• Make broadcast (i.e. the future of Yahoo! Broadcast, FinanceVision, and new topical channels) a priority. That means finding out who they need to get in bed with so that I can dial up that cherished interview, sports event, movie, interactive chat, or concert, on my television, not on my uncomfortable-to-watch computer (no matter how fast the DSL connection is). Granted, Broadcast is pretty cool already. You can add events to your calendar, and engage in chats relating to the broadcast. This Saturday night, for example, you can chat with Saturday Night Live veteran Tim "Yes-This-Character-Is-Lame-But-I-Waited-Soooo-Long-to-Cash-In" Meadows about his egregious new movie, The Ladies Man. Lowbrow or not, this is the kind of stuff that might make or break Yahoo! Those TV moguls are swimming in advertising dollars, and becoming more like them will reassure investors that Yahoo! isn't headed into some online ghetto. This lucrative broadcast field is what makes Microsoft and AOL look so strong going forward, and Yahoo! needs to become a convincing player in this regard.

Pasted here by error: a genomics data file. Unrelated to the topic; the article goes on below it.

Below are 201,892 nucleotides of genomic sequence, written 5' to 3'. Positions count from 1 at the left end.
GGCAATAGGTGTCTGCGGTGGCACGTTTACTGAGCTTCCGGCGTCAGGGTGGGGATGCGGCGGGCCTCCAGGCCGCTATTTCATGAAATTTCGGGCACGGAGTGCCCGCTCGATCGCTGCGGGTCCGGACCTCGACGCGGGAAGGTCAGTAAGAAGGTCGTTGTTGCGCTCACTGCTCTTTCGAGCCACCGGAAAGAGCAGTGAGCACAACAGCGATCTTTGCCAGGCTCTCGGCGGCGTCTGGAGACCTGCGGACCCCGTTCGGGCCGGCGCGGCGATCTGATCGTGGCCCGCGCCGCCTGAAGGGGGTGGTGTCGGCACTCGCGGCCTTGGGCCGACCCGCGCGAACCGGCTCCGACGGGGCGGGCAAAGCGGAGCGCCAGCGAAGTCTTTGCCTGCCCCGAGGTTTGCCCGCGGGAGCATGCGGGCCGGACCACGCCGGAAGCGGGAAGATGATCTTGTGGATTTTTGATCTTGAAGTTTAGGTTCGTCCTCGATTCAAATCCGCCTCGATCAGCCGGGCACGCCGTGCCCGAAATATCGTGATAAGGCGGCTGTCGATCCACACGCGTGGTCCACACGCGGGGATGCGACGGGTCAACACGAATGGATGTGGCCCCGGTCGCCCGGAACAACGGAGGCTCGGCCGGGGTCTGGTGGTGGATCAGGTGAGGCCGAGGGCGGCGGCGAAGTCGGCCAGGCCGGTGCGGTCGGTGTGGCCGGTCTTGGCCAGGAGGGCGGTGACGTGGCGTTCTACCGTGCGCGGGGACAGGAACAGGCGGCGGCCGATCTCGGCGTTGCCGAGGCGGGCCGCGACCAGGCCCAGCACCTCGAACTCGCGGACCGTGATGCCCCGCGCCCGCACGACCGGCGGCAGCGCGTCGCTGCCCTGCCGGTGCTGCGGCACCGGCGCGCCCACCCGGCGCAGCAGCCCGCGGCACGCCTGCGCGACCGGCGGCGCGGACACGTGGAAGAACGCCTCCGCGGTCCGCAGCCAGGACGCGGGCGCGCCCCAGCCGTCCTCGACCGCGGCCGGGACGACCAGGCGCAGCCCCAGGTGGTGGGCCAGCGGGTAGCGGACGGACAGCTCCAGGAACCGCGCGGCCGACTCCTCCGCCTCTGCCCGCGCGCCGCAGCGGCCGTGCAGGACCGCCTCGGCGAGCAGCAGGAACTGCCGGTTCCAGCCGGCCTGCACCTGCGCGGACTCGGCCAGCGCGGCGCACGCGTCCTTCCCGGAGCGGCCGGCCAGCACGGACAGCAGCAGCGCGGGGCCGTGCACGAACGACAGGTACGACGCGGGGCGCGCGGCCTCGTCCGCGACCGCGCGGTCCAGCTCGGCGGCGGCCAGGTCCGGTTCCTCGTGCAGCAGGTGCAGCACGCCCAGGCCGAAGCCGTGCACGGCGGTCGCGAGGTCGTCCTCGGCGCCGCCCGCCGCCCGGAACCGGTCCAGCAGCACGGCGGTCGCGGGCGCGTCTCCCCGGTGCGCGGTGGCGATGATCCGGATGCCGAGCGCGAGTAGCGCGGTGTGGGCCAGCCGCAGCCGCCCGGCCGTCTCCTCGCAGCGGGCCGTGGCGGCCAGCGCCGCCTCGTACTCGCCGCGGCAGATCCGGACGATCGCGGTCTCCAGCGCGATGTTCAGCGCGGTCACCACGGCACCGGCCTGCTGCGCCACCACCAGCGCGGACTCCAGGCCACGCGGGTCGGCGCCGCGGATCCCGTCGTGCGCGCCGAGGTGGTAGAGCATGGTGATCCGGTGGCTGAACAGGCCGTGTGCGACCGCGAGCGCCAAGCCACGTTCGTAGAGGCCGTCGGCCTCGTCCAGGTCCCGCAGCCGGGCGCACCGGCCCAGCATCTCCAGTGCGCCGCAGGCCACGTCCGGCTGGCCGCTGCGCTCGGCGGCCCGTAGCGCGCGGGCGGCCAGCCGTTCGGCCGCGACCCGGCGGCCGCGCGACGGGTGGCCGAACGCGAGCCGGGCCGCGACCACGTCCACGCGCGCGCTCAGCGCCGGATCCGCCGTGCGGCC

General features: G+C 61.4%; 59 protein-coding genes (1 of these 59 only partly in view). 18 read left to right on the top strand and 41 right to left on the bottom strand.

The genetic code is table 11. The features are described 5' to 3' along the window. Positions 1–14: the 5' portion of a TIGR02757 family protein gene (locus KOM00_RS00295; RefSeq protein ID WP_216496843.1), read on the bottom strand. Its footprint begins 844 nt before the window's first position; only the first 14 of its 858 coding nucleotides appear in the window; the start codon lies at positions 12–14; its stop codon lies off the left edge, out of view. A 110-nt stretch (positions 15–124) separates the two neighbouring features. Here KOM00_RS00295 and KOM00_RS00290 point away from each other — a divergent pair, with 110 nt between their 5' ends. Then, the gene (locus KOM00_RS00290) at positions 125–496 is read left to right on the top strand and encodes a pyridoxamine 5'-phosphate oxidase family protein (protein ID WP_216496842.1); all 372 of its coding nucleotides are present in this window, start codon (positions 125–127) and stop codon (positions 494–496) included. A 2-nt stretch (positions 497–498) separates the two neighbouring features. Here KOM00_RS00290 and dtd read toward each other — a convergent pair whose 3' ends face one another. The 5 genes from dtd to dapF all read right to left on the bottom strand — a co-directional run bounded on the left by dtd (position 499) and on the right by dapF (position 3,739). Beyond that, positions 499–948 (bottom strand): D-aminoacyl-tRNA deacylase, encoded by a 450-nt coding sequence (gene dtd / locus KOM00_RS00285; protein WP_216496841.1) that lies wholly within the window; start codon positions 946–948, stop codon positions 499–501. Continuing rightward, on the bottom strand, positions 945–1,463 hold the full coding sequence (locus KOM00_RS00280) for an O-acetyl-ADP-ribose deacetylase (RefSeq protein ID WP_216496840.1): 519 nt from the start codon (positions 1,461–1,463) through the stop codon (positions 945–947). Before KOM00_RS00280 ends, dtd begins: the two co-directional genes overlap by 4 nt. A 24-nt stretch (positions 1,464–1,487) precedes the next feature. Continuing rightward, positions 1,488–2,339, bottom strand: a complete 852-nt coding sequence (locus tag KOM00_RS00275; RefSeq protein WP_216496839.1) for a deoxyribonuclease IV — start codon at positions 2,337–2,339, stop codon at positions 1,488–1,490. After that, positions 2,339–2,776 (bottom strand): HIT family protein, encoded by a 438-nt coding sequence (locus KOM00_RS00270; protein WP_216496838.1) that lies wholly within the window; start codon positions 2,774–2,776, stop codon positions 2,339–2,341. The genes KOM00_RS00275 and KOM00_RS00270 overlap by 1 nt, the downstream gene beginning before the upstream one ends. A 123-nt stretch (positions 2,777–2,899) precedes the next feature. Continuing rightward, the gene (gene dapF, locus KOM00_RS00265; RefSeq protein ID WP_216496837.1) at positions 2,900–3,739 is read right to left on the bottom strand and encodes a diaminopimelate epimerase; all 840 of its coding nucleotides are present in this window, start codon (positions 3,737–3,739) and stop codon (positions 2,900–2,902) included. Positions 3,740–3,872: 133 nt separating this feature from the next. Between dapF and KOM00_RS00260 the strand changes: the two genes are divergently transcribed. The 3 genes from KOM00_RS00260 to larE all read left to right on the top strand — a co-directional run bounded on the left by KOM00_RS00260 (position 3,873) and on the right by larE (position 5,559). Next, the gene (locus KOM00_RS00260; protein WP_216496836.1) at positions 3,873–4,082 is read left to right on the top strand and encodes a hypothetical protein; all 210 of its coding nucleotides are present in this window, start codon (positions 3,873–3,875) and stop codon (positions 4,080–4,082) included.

• Stop being so timid about acquisitions. (Although granted there are quite a number of investments that are easily forgotten, like Yahoo!'s stake in Net2Phone.) Lesser companies like Lycos and Go2Net have been able to use their overvalued stock to snap up good companies at fire sale prices. Although this may make them more like holding companies, it looks good on the bottom line. And it's folly to believe that any $35 billion company can be one lean, focused, machine, so a little diversification can't hurt. Unfortunately the window of opportunity has passed for using overvalued Yahoo! stock as currency. On the other hand, many good companies are in serious trouble, and a combination of cash and stock could be used to beef up Yahoo! by buying undervalued assets. I'm not suggesting Yahoo! turn into CMGI, just take a page out of Lycos' and Go2Net's book. Even a smallish company like incubates and acquires early-stage companies right and left.